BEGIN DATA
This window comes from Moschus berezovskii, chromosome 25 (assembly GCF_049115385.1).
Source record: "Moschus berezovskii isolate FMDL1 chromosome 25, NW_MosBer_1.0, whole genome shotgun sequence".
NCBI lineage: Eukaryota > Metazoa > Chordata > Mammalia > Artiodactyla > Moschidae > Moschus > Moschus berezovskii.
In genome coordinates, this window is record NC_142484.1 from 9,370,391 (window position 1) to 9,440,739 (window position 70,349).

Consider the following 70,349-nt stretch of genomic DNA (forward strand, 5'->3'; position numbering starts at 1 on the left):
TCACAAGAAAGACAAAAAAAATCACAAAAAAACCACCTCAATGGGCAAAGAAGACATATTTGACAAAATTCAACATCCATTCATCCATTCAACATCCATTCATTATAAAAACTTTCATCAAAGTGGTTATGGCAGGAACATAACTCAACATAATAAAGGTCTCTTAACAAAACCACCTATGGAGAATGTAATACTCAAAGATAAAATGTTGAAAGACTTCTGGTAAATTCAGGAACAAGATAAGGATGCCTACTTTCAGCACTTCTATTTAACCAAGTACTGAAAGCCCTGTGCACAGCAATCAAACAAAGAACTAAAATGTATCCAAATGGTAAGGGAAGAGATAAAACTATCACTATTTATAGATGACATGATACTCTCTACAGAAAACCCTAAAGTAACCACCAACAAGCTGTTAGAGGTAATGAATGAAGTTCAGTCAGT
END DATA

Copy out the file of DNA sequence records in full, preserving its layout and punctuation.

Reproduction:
This window comes from Moschus berezovskii, chromosome 25 (assembly GCF_049115385.1).
Source record: "Moschus berezovskii isolate FMDL1 chromosome 25, NW_MosBer_1.0, whole genome shotgun sequence".
NCBI lineage: Eukaryota > Metazoa > Chordata > Mammalia > Artiodactyla > Moschidae > Moschus > Moschus berezovskii.
In genome coordinates, this window is record NC_142484.1 from 9,370,391 (window position 1) to 9,440,739 (window position 70,349).

Consider the following 70,349-nt stretch of genomic DNA (forward strand, 5'->3'; position numbering starts at 1 on the left):
TCACAAGAAAGACAAAAAAAATCACAAAAAAACCACCTCAATGGGCAAAGAAGACATATTTGACAAAATTCAACATCCATTCATCCATTCAACATCCATTCATTATAAAAACTTTCATCAAAGTGGTTATGGCAGGAACATAACTCAACATAATAAAGGTCTCTTAACAAAACCACCTATGGAGAATGTAATACTCAAAGATAAAATGTTGAAAGACTTCTGGTAAATTCAGGAACAAGATAAGGATGCCTACTTTCAGCACTTCTATTTAACCAAGTACTGAAAGCCCTGTGCACAGCAATCAAACAAAGAACTAAAATGTATCCAAATGGTAAGGGAAGAGATAAAACTATCACTATTTATAGATGACATGATACTCTCTACAGAAAACCCTAAAGTAACCACCAACAAGCTGTTAGAGGTAATGAATGAAGTTCAGTCAGT